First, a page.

Larry and I spend much of the rest of the day digesting what we've seen, and find ourselves in late afternoon bouncing along the dirt roads of the Burrup looking for the rock art cemetery. We remember the topography, how the site sits in relationship to the ammonia plant and Woodside, forming a shallow triangle with the two facilities, but it takes us some to and fro before we arrive just as the moon is rising. Kangaroos and rock wallabies are bouncing around, and the boulders behind the chainlink fence seem to glow softly in the aftermath of the day. Larry begins to circumnavigate the fence while I head up the hill just east of the confinement to find a place to sit and think about energy.
The rock art was displaced by the building of the Woodside gas plant. It's another inescapable irony of the Pilbara: you uproot a culture, turn its icons upside down, imprison them in the name of preservation--and then make pictures of them, which may in turn become icons of the displacement of culture by industry. That leads me to mull over the future of the Pilbara, given its resource-rich nature. The world uses just a bit more than one cubic mile of oil per year, as the late American engineer Hewitt Crane put it, seeking to make the enormous numbers inherent in energy policy discussion comprehensible to the public. That's a third of our total energy consumption of three CMOs per year, which will increase to somewhere between six and nine CMO's per year by 2050 as China and India evolve into full-blown consumerist societies. Here's what it takes in other energy sources to create a energy equalling that in a single CMO: 52 nuclear power plants developed each year for 50 years. Or 104 coal-fired power plants developed over five decades. Or four dams the size of the Three Gorges impoundment built over that period. Or an astonishing 32,850 wind turbines -- 1,642,500 in all. For just one CMO. Given that the world's reserves of oil were estimated at the end of 2006 to be only 32 CMOs, much of which will be more expensive to access than current fields, supply and demand means that the Pilbara's reserves of gas and coal and uranium are going to be exploited at a much more rapid rate in short order.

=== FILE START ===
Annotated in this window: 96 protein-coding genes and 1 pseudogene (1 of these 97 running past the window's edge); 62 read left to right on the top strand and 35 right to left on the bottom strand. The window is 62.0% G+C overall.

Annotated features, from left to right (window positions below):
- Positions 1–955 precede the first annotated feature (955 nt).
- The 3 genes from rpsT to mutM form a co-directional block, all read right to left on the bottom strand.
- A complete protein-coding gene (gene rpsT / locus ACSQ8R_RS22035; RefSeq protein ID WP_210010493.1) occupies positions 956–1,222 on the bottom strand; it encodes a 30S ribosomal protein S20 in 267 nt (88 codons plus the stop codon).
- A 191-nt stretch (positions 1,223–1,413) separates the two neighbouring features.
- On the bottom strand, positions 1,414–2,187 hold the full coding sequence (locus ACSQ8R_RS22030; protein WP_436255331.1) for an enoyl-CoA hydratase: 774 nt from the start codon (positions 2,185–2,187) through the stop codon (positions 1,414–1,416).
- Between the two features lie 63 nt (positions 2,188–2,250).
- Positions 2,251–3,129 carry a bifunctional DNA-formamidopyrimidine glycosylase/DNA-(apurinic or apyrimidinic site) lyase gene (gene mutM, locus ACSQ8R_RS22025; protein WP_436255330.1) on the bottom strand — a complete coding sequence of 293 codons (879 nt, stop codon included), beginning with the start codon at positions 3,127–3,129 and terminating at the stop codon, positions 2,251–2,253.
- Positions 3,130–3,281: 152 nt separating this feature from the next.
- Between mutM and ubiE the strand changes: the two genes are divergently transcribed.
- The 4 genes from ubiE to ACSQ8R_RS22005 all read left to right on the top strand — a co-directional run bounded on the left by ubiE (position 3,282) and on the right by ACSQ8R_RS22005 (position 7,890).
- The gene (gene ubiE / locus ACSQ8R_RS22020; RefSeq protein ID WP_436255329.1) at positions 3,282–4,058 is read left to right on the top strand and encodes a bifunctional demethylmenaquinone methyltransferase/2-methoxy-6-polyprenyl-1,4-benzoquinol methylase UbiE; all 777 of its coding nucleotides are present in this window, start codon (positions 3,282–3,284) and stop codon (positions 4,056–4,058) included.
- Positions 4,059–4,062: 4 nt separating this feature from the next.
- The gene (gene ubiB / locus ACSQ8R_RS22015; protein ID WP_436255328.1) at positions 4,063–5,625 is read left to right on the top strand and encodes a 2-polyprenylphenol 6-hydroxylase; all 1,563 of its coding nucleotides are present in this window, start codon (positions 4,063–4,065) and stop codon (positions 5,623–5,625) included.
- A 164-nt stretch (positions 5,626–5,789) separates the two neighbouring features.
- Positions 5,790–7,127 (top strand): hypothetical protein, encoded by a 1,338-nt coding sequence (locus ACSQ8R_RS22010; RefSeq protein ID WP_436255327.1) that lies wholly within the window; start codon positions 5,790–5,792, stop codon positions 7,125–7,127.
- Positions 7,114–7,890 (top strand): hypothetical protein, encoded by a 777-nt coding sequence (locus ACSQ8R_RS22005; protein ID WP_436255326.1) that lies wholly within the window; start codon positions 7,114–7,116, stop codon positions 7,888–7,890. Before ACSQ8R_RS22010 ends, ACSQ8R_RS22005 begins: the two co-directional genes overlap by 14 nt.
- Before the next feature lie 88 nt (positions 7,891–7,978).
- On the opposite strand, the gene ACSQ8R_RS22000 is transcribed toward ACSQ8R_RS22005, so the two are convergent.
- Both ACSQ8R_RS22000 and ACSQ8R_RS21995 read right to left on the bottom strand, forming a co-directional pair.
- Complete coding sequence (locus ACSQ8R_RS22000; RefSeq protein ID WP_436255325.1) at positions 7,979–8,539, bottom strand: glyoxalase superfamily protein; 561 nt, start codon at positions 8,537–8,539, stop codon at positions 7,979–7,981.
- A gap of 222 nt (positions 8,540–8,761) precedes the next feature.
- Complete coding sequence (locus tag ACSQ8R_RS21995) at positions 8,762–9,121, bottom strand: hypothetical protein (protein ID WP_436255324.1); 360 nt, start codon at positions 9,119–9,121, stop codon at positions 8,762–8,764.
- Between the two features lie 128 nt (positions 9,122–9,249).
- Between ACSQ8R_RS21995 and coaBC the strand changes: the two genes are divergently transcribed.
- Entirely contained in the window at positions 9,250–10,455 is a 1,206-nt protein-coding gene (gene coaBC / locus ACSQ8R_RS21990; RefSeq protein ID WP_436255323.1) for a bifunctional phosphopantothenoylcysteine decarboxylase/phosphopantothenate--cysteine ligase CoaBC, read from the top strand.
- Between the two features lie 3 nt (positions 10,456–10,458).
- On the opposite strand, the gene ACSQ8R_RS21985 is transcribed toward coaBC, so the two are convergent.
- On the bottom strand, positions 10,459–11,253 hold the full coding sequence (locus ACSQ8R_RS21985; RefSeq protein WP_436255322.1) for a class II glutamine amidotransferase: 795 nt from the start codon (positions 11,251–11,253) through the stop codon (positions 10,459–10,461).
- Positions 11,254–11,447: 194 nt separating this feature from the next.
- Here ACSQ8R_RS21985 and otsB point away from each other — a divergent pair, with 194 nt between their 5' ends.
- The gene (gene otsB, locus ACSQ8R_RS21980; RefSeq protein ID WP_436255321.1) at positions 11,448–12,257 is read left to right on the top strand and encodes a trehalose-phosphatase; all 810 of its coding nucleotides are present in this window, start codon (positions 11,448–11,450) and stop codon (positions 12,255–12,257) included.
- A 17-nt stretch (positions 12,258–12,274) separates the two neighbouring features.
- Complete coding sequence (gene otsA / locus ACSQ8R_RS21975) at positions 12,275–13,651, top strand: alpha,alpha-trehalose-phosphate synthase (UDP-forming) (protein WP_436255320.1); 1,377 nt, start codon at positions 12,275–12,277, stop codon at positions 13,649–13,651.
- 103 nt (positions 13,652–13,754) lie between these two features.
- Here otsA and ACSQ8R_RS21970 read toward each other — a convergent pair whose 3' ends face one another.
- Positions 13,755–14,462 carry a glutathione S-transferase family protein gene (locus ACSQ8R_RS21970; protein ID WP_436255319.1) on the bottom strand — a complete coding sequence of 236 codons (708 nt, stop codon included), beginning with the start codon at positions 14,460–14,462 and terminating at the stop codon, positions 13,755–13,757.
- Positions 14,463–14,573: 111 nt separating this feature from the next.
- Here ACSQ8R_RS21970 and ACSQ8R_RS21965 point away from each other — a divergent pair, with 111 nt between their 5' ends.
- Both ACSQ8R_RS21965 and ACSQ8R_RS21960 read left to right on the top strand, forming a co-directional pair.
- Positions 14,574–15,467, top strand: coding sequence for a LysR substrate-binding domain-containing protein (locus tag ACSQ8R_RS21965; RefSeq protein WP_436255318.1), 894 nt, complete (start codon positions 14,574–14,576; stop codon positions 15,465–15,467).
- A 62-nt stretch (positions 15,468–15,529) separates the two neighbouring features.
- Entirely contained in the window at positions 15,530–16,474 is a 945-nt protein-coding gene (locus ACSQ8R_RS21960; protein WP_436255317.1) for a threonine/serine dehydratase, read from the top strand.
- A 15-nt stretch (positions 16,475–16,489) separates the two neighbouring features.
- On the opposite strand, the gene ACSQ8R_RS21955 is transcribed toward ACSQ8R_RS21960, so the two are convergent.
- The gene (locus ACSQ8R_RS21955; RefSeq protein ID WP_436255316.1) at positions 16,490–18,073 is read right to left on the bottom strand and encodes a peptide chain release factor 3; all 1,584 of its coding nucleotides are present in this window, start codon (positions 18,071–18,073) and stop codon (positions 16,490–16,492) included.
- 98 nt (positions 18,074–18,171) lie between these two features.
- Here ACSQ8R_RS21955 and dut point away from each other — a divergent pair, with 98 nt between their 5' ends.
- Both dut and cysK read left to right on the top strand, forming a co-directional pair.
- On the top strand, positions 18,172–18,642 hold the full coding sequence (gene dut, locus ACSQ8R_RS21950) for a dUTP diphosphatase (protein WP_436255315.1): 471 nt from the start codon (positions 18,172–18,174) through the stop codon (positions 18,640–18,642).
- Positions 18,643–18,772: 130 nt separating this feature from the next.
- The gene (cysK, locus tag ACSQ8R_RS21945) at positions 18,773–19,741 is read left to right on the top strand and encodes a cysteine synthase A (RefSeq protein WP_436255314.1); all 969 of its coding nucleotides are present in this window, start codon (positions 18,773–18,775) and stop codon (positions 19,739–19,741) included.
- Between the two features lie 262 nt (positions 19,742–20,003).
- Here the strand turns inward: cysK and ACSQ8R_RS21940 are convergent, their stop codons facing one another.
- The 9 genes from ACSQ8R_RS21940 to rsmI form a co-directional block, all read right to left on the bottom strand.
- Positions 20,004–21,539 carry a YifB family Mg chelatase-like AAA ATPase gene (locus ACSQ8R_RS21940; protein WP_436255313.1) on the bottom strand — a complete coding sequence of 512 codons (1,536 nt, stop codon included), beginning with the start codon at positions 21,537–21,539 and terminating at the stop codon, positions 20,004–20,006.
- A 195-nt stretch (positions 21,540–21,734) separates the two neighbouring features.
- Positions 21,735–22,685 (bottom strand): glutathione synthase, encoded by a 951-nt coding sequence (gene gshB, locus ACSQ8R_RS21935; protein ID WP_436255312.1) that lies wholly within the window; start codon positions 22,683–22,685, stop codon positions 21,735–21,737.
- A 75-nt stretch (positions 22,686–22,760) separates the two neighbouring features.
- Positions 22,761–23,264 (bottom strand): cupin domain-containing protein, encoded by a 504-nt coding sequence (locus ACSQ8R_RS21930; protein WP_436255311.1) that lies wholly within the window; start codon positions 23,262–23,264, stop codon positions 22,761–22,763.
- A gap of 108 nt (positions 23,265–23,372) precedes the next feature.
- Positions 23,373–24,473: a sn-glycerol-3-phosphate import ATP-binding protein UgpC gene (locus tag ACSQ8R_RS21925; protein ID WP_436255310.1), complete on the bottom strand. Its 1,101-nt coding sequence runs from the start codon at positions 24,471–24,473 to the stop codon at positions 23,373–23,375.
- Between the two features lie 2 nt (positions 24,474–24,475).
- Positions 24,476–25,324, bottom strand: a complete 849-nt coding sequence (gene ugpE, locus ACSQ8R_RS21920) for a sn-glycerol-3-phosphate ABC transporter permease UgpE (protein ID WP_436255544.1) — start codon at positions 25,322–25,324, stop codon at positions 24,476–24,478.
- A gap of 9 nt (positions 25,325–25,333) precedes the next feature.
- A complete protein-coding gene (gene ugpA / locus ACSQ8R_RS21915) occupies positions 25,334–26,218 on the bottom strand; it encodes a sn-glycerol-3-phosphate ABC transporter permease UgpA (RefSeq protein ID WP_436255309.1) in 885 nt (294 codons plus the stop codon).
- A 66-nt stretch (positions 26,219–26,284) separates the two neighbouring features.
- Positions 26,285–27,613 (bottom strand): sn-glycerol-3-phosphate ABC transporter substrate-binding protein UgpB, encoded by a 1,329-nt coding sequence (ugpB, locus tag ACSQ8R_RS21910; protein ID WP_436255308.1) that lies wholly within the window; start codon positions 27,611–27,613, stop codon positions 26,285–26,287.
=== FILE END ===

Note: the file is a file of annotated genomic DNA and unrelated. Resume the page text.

And that means the displacement here of land, people, history, archaeological remains, and entire belief systems is going to continue. What Larry and I and the photographers are looking at isn't so much what's happened in the past, but the beginning of the future. What we've been asked to do while in the Pilbara is to look at how nature and culture and industry affect one another in a unique region of the world--where the remnants of an advanced Palaeolithic social technology in one of the harsher environments in the world morphs along with Euro-Australian industry and society into something we haven't seen before. The rock cemetery is part of the story, as is the funding of Aboriginal art centres, as are the hiring of design teams to assess how to turn towns such as Karratha into livable, even desirable places. And all of it is funded, at least in part, but the mining companies, part of the price of doing business.
It's confounding, of course. As Larry and drive back into town along the main road between Dampier and Karratha, we take in the giant stacks at the gas plant flaring off, the lights of the ore trains coming in from the mines, the orange glow of the locomotive sheds, the reflection of moonlight on the salt ponds. We're getting to where it's actually scenic in our minds, a seduction of the industrial sublime where what we're contemplating is both awful and beautiful.